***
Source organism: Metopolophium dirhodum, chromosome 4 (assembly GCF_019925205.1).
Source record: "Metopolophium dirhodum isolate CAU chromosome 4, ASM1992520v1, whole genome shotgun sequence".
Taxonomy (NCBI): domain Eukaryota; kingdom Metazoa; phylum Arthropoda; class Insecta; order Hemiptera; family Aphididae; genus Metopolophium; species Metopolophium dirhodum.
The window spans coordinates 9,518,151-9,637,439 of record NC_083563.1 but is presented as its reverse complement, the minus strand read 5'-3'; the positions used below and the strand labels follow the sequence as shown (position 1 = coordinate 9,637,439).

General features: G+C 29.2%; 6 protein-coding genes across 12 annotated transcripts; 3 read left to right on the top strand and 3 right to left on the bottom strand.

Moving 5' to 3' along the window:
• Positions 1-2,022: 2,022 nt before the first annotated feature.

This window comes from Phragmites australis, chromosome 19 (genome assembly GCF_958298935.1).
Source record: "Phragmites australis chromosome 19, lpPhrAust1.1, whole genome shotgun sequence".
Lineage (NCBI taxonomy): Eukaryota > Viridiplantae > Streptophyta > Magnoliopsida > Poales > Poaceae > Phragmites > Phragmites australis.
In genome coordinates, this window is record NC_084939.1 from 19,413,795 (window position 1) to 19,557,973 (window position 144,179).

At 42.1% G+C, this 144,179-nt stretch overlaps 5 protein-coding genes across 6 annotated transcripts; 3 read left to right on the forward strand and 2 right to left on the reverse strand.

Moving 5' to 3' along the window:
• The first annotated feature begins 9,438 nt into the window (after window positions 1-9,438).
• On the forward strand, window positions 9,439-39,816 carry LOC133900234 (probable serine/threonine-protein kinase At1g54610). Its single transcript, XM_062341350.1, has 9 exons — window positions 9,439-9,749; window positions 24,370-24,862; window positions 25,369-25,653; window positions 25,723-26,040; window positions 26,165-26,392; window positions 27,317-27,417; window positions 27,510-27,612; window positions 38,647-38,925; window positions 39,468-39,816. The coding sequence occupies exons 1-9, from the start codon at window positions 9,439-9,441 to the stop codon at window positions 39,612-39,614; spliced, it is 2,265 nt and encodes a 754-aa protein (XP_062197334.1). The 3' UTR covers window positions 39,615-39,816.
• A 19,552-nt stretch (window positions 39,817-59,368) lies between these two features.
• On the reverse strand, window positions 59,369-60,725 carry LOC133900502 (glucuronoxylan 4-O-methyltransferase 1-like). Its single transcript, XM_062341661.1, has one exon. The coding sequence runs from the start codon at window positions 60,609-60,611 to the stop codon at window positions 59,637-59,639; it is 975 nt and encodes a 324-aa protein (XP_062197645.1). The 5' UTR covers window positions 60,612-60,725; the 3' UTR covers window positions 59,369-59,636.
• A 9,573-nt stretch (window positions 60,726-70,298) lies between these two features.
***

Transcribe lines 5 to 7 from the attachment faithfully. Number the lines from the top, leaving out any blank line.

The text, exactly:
General features: G+C 29.2%; 6 protein-coding genes across 12 annotated transcripts; 3 read left to right on the top strand and 3 right to left on the bottom strand.

Moving 5' to 3' along the window:
• Positions 1-2,022: 2,022 nt before the first annotated feature.